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Wind farm firm want extension  

Credit:  www.getwokingham.co.uk 19 August 2010 ~~

The firm wanting to build a wind farm between Arborfield and Earley is requesting a device used to measure wind speed be kept on site a further 18 months.

Partnerships for Renewables (PfR) has filed plans with Wokingham Borough Council asking for an extension to the time it is allowed to keep a 70-metre high anemometer on land close to the site for the proposed wind farm at Rushy Mead.

In 2008, PfR was granted permission by the authority to install the device at Underwood Farm, which is south of Lower Earley Way and adjacent to Rushy Mead, so tests could be carried out on local wind speeds.

However, in allowing the anemometer to be installed the council imposed a condition requiring the tool to be removed from the site within two years of it being fitted.

This means it must be removed, and the site returned to its former condition, by December.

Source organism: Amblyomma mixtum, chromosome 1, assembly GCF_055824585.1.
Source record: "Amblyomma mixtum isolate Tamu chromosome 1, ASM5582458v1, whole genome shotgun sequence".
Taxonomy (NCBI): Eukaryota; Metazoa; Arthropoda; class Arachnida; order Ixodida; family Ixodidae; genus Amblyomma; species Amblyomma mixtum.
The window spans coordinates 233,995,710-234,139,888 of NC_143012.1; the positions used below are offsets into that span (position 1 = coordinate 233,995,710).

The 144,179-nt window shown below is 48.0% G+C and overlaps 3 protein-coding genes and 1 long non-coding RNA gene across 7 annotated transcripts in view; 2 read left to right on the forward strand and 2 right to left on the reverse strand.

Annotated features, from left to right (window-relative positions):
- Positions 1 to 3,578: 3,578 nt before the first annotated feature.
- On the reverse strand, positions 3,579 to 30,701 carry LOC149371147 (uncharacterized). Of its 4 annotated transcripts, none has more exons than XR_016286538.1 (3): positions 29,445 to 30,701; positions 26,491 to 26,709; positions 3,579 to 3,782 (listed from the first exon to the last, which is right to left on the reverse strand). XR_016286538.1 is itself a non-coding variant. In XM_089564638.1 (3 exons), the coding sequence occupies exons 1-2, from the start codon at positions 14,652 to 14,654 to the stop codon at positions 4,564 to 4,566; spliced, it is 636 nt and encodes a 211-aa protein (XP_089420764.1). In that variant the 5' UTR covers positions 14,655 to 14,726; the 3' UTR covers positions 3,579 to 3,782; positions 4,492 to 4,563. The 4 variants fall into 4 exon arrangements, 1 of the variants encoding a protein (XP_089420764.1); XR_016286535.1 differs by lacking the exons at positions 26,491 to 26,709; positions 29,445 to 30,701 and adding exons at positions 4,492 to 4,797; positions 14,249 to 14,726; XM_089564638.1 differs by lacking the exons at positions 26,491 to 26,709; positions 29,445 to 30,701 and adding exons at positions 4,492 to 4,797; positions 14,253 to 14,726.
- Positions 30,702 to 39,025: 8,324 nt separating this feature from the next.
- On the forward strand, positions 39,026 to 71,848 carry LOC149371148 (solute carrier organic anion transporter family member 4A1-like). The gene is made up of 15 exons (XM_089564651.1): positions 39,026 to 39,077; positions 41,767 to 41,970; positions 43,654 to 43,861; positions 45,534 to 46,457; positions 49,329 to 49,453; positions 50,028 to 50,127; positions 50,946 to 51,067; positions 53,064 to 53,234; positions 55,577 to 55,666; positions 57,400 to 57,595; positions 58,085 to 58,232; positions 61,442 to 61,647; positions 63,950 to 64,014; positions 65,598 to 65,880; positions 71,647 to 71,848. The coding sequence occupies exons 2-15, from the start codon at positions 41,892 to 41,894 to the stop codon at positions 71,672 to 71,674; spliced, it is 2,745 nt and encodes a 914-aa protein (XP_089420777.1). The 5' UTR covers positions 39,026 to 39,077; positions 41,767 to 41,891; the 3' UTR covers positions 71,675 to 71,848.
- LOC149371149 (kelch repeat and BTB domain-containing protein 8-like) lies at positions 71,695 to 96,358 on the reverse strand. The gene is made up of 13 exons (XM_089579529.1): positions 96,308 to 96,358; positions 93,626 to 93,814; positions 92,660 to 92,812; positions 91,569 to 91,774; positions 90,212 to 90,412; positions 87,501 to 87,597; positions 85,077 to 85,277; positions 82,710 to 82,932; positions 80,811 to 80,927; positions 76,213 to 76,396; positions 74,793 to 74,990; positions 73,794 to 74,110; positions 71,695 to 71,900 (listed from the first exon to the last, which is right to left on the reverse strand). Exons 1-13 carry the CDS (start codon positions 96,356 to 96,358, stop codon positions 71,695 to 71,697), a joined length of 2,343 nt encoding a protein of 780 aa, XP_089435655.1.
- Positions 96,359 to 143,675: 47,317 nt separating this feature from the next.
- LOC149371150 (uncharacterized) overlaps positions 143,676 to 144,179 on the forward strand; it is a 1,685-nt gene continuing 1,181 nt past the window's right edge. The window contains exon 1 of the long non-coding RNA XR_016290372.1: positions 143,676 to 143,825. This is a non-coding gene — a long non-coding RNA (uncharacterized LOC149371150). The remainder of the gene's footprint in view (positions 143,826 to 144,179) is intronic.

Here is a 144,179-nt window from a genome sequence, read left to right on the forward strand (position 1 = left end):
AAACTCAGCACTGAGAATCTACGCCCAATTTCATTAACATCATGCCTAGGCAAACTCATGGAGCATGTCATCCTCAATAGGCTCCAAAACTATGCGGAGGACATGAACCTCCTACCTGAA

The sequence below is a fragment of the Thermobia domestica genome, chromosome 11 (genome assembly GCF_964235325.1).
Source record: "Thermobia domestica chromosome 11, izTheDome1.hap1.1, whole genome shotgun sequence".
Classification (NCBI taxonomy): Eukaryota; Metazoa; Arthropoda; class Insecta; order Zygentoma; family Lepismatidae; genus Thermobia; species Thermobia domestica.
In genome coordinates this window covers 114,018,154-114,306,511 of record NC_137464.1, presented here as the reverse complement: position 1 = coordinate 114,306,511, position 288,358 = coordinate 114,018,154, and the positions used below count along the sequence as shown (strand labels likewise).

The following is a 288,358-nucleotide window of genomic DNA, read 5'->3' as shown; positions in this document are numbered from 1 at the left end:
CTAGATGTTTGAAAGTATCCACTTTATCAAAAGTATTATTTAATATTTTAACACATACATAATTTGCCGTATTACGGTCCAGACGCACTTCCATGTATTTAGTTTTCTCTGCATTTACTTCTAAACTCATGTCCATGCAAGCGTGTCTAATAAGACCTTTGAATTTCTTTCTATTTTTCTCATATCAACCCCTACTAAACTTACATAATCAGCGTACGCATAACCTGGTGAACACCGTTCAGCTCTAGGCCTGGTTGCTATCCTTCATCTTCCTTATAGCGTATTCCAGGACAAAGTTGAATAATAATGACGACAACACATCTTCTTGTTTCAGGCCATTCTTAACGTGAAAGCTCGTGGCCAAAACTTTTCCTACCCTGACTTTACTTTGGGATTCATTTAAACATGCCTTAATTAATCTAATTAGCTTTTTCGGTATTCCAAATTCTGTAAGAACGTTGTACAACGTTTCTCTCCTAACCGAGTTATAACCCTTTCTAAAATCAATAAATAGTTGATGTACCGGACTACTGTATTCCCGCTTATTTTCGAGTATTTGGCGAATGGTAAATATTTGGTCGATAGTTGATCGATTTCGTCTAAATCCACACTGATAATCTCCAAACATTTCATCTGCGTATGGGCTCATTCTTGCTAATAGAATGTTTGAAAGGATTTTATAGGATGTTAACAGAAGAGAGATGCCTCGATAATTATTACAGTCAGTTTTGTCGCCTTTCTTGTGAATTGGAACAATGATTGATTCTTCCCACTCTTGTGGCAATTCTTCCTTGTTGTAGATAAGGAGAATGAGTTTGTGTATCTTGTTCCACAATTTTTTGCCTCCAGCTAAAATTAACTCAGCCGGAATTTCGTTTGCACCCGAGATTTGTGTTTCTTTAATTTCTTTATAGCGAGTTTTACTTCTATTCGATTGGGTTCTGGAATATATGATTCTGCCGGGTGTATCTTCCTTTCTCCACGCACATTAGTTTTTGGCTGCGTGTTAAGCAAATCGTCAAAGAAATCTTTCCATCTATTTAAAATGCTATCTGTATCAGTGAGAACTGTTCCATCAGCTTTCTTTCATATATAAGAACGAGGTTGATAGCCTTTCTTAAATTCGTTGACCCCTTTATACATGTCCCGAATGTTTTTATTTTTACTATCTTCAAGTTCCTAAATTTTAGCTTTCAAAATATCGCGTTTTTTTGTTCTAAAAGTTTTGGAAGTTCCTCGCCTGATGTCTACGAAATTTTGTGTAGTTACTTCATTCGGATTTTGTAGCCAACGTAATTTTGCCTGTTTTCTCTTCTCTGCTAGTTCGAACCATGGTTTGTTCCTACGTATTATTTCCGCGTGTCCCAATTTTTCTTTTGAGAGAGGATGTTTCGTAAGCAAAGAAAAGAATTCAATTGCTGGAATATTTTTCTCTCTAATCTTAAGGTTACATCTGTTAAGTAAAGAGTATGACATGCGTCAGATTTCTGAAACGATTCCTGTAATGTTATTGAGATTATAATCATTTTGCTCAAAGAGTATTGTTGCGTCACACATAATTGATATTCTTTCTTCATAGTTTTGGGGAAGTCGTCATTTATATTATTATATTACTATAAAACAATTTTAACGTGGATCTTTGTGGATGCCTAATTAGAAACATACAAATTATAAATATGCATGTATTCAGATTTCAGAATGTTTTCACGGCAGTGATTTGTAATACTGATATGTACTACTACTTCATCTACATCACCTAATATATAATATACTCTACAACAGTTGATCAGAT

PfR is asking for an 18-month extension, until June 2012, so the wind can be monitored until any decision is made regarding the proposed four turbine wind farm.

An application for the development is expected to be with the council this autumn.

In a letter accompanying PfR’s application, Marcus Beddoe, head of planning and technical services, said: “Whilst sufficient wind speed data has been collected to confirm the wind resource at the site, the applicant wishes to continue monitoring the wind regime for a further period until a project for a wind energy development on adjoining land is complete.”

Source:  www.getwokingham.co.uk 19 August 2010

This article is the work of the source indicated. Any opinions expressed in it are not necessarily those of National Wind Watch.

The copyright of this article resides with the author or publisher indicated. As part of its noncommercial effort to present the environmental, social, scientific, and economic issues of large-scale wind power development to a global audience seeking such information, National Wind Watch endeavors to observe “fair use” as provided for in section 107 of U.S. Copyright Law and similar “fair dealing” provisions of the copyright laws of other nations. Send requests to excerpt, general inquiries, and comments via e-mail.

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